In the manual distractors, the activation and the movement of BS is upon manual activations by an operator. Two types of manual distractors have been developed: intra- and extra-oral. The extra-oral distractor was developed in 1987 by Ilizarov [11, 17]. There are major concerns and complications while using an extra-oral distractor; nerve injuries, scar formation, infection, and patient discomfort are from those serious complications that significantly influence the outcome of treatment and limit the application of such extra-oral devices, while, intra-oral distractors have shown better results during and after DO treatment [18, 19]. In both intra- and extra-oral distractors, the distractor is activated and the BS is moved once or twice a day towards the destination position, with a distraction accuracy of 0.5 to 1 mm. Published articles, reports, and clinical experiments have revealed the success of this novel technique. Manual distractors have been widely used in MRA. However, in manual distractors the activation of the device relies upon manual adjustment of length. There is a protentional error in manual length adjustment while applying an uncertain amount of distraction force (DF) for executing the movement. The major limitations of manual distractors are unstable movement, large step accuracy, low distraction rate (DR) from 0.25 to 1 mm/day, and low distraction rhythm (once or twice daily). Long treatment period, scar formation, painful distraction phase, and patient compliance are other issues in manual solutions [16, 20,21,22,23,24].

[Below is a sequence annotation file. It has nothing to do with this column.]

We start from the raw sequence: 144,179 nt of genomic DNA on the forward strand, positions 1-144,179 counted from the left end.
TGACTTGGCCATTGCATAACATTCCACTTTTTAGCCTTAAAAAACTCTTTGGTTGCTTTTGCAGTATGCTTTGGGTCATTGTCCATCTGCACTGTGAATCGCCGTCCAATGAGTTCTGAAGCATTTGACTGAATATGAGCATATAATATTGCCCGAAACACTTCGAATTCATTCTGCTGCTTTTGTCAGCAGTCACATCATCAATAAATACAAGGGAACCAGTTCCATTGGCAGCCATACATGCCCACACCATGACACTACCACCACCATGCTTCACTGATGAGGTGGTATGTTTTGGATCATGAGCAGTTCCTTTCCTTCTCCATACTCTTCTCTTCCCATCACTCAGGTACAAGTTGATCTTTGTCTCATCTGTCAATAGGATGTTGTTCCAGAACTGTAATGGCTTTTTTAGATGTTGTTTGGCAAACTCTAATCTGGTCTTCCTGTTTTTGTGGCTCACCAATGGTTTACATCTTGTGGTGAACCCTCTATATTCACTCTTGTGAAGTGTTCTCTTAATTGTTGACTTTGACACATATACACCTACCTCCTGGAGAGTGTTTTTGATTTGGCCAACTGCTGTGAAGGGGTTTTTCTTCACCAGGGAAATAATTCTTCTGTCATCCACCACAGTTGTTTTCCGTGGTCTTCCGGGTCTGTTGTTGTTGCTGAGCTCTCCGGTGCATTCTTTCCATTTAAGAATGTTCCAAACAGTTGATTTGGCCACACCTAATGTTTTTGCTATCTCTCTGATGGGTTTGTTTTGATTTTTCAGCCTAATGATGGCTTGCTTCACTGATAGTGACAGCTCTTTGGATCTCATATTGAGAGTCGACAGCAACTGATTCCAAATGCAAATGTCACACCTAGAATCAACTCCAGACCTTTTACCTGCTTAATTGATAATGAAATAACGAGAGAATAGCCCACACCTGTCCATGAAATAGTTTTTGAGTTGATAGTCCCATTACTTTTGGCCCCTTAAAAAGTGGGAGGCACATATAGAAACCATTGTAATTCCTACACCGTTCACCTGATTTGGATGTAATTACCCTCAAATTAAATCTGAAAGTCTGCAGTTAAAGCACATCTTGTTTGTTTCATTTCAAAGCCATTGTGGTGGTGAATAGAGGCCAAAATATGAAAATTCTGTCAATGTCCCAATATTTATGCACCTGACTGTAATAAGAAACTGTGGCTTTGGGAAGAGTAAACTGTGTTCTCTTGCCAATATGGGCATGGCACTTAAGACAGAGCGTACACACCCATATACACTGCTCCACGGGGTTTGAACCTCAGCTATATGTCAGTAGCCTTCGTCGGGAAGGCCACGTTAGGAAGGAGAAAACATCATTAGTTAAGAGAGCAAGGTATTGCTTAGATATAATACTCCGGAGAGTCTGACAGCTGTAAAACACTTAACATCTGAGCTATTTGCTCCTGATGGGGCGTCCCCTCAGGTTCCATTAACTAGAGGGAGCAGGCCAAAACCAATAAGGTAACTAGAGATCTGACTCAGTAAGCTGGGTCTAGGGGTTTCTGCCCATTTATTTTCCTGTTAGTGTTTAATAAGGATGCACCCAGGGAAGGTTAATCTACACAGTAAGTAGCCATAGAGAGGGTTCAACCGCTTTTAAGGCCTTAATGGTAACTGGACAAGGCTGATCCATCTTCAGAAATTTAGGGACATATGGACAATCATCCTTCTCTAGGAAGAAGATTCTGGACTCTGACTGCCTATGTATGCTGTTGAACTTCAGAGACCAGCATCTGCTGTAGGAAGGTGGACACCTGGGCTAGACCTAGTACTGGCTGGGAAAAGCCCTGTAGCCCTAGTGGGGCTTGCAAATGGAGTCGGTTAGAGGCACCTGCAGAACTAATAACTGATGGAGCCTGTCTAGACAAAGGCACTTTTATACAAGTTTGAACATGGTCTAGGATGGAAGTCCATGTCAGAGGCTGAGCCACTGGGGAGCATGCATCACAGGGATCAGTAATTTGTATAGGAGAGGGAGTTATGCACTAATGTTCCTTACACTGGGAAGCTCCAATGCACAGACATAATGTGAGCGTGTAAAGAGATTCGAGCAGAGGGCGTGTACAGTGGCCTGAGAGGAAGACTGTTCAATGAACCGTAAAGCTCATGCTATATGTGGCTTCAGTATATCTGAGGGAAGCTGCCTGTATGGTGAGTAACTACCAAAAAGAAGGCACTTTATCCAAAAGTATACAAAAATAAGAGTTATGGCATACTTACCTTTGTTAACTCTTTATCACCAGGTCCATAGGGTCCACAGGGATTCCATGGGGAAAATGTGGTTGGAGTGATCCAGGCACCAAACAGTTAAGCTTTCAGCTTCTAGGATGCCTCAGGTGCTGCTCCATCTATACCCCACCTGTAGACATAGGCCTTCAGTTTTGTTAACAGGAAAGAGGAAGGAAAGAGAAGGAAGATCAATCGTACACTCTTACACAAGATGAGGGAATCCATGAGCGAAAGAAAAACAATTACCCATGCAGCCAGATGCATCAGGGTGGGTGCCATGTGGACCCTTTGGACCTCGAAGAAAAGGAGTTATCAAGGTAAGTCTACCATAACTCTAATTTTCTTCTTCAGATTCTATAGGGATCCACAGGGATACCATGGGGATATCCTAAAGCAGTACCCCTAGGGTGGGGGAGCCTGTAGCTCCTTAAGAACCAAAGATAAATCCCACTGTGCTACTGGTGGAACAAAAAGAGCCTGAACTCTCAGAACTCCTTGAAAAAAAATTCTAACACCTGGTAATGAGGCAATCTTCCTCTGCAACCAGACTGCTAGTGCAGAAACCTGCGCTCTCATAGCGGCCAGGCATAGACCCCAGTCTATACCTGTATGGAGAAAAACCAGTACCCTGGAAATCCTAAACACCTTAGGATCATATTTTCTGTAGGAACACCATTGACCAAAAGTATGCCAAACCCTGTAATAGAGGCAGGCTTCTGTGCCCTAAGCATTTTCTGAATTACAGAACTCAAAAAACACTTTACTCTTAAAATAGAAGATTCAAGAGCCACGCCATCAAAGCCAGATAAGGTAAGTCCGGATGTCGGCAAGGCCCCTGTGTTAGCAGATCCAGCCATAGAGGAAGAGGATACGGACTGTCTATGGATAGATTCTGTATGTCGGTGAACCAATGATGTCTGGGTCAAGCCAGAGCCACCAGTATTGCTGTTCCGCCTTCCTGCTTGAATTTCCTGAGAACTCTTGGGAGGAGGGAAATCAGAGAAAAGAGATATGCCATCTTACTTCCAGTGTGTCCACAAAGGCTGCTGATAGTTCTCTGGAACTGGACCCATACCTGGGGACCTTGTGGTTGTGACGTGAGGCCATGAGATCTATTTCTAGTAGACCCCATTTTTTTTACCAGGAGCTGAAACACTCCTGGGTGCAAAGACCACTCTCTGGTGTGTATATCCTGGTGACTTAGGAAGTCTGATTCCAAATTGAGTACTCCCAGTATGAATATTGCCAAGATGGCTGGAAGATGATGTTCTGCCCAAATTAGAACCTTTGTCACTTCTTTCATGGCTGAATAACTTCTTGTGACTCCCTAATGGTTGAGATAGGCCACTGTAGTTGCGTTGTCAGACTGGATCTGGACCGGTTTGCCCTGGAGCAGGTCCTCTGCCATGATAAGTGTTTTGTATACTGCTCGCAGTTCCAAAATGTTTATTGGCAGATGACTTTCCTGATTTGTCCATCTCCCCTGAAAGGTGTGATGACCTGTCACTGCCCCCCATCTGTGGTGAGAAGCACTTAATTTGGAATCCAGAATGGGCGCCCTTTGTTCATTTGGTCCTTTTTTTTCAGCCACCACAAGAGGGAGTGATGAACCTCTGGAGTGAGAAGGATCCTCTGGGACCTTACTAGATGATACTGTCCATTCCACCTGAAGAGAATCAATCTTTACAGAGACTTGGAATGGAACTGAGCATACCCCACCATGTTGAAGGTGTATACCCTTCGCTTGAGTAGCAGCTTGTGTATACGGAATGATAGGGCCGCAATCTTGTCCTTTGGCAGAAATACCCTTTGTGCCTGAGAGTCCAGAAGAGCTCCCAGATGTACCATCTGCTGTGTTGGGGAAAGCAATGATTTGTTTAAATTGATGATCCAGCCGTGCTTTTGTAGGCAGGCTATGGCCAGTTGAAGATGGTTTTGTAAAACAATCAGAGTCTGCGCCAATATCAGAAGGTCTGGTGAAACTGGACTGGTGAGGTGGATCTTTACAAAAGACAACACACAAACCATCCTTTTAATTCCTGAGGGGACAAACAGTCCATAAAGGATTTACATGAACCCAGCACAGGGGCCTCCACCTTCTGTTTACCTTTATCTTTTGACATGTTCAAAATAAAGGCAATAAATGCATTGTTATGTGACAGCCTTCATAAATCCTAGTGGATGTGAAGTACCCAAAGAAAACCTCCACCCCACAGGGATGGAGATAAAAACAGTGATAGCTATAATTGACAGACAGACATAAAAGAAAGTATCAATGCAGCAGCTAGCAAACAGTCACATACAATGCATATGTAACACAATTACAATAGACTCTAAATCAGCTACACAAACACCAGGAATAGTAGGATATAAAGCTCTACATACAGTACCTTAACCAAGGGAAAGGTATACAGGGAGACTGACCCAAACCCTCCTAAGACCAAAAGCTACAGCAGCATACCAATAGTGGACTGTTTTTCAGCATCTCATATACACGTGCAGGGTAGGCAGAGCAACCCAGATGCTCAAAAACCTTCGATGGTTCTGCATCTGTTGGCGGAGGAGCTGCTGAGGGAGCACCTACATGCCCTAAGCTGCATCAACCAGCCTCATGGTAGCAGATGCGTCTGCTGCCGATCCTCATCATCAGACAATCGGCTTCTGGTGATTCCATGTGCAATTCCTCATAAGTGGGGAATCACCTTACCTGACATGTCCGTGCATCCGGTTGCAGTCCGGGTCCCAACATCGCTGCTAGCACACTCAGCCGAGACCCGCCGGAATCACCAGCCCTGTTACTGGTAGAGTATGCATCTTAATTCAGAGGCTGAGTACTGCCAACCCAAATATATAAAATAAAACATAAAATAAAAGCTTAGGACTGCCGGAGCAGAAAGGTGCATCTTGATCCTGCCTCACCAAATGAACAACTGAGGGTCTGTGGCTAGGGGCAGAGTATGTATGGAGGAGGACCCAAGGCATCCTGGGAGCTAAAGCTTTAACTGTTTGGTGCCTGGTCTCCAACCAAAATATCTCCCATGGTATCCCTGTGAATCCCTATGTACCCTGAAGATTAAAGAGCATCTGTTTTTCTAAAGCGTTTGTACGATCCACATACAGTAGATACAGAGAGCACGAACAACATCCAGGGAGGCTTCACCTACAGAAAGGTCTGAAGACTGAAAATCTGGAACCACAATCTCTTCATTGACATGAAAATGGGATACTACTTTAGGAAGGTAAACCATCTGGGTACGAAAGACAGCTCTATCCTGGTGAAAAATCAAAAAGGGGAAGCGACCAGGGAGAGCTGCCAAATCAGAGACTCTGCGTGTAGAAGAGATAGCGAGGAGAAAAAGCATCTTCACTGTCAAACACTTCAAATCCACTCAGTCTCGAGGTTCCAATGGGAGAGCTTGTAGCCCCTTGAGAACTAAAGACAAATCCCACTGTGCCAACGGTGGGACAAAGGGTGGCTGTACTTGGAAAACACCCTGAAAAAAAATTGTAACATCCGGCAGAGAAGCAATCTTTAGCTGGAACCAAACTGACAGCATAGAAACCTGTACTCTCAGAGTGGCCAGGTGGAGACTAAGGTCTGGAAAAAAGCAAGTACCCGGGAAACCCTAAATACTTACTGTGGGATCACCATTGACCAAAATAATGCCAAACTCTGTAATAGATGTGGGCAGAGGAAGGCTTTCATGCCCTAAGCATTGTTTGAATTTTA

Further studies have proved that during a DO treatment, during the activation phase, by increasing the activation sequences for distracting and moving the BS (called distraction rhythm), superior results in bone regeneration and consolidation phases, as well as, a faster treatment period could be obtained [14, 25, 26]. The advantages of using quasi-continuous methods with higher rhythms of distraction have lead researchers and scholars to focus on design and development of automatic continuous distraction osteogenesis (ACDO) devices. In an ACDO treatment, an automatic system is implemented for producing a continuous DF and moving the BS towards the destination position in a predetermined linear/nonlinear path. ACDO devices have a very high distraction accuracy compared to conventional manual distractors; therefore, in an ACDO treatment the DR and rhythm could significantly be increased. Using higher DR with reduced distraction steps in the activation phase would result in a shorter treatment period and reduce patient discomfort and pain while improving the outcome of the treatment. Recent animal studies by using automatic continuous distractors have verified the viability of using an ACDO device in a DO treatment; histologic, radiographic, and samples of bone tissue have proved that using an ACDO solution can lead to a more successful treatment compared to manual solutions. Using continuous DF in a DO protocol could significantly increase the DR and expedite the bone healing procedure while increasing the osteogenesis quality [22, 26,27,28,29].

However, ACDO solution is a novel method and is yet to be used in human MRA due to limitations still present in the method. Different factors influence the DO process and limit the application of existing ACDO devices. There are still complications for using an ACDO device; more research and investigation need to be undertaken towards design and development of an ideal ACDO device for using in human MRA. In this review paper, developed ACDO devices for mandibular DO have been reviewed. In the following sections, designed and developed distractors, their working parameters, and technical specifications of developed systems have been introduced and discussed. Subsequently, current limitations in developed technologies have been addressed. At the end, for enabling an ideal ACDO treatment in human MRA while obtaining best possible results, existing gaps have been addressed and direction of future work have been suggested.

Development of automatic continuous distraction osteogenesis devices